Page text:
Crops: maize, pepper, plantain, cocoyam and garden eggs

Fields growing under conservation agriculture (CA) practices are more pest and weed resistant due to a combination of practices, including no-tillage and planting cover crops.

Appiah James is a 23-year-old farmer in the tropical region of Amanchia, Ghana. In the tropical climate, weed and pest control are a constant challenge for farmers using traditional practices. James has built a highly productive farm with diversified crops that he sells in the local market. James says, “Currently, I have maize, pepper, plantain, cocoyam and garden eggs.”

James relies on CA practices to reduce labor required to weed his fields and greatly prevent pest damage. “Before my training at the HGBF | CNTA, I spent most of my time on weeding the field, but now it has all reduced and I do less work on the field.”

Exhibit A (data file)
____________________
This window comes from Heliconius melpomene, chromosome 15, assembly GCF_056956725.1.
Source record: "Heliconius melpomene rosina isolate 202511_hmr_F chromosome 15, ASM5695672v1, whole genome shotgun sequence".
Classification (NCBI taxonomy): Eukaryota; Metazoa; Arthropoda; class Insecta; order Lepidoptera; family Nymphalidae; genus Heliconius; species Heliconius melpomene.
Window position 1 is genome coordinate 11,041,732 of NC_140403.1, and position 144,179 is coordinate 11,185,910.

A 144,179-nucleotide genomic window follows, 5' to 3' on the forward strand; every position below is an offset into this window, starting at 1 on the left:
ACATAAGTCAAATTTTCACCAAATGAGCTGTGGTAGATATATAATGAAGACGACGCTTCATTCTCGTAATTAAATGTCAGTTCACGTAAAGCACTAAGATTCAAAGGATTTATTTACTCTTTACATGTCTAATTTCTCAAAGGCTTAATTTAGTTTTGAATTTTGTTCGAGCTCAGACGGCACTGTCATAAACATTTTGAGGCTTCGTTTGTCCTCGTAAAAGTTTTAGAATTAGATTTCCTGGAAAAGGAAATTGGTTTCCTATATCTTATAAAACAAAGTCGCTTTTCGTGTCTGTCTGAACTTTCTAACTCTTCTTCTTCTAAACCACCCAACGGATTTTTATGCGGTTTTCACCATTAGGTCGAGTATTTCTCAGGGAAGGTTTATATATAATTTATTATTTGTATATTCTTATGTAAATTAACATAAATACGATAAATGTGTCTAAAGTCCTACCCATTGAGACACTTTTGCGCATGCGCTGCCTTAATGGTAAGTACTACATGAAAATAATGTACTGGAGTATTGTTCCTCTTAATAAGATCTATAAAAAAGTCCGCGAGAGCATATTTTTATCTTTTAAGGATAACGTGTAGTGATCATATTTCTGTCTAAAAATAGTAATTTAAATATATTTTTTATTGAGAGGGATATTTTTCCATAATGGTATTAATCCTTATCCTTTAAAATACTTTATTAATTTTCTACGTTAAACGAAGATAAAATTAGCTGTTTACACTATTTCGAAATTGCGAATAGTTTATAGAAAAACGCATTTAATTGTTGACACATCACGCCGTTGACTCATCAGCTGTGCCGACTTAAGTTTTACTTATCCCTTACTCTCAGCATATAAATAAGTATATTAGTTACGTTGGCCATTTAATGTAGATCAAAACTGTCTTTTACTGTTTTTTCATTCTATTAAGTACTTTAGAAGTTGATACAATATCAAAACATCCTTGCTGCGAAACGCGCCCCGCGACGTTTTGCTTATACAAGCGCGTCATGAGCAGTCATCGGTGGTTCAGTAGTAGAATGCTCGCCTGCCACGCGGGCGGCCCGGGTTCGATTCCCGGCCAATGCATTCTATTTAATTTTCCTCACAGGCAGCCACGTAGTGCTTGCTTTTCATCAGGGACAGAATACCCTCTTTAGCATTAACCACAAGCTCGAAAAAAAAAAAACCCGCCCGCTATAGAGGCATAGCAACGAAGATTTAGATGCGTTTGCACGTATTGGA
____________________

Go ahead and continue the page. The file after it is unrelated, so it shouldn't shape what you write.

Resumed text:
CA farmers reduce their field labor by an average of 45% over time through improved weed control.*

The mulch he leaves on the land, which is a central no-till practice, deters weed growth and reduces labor investment in a significantly. The same mulch acts as a barrier to pests, deterring them from accessing the soil and plant roots. 

In addition to running this successful no-till operation, James teaches other farmers in his community about the benefits of CA adoption. “I began teaching others about no-till one day when I saw a car parked in front of my farm, and the driver asked me if I could follow him to his farm to show his guys how I farm. Today, I teach other farmers on my own farm and volunteer my time at the HGBF | CNTA.”


*Based on HGBF | CNTA Data, 2016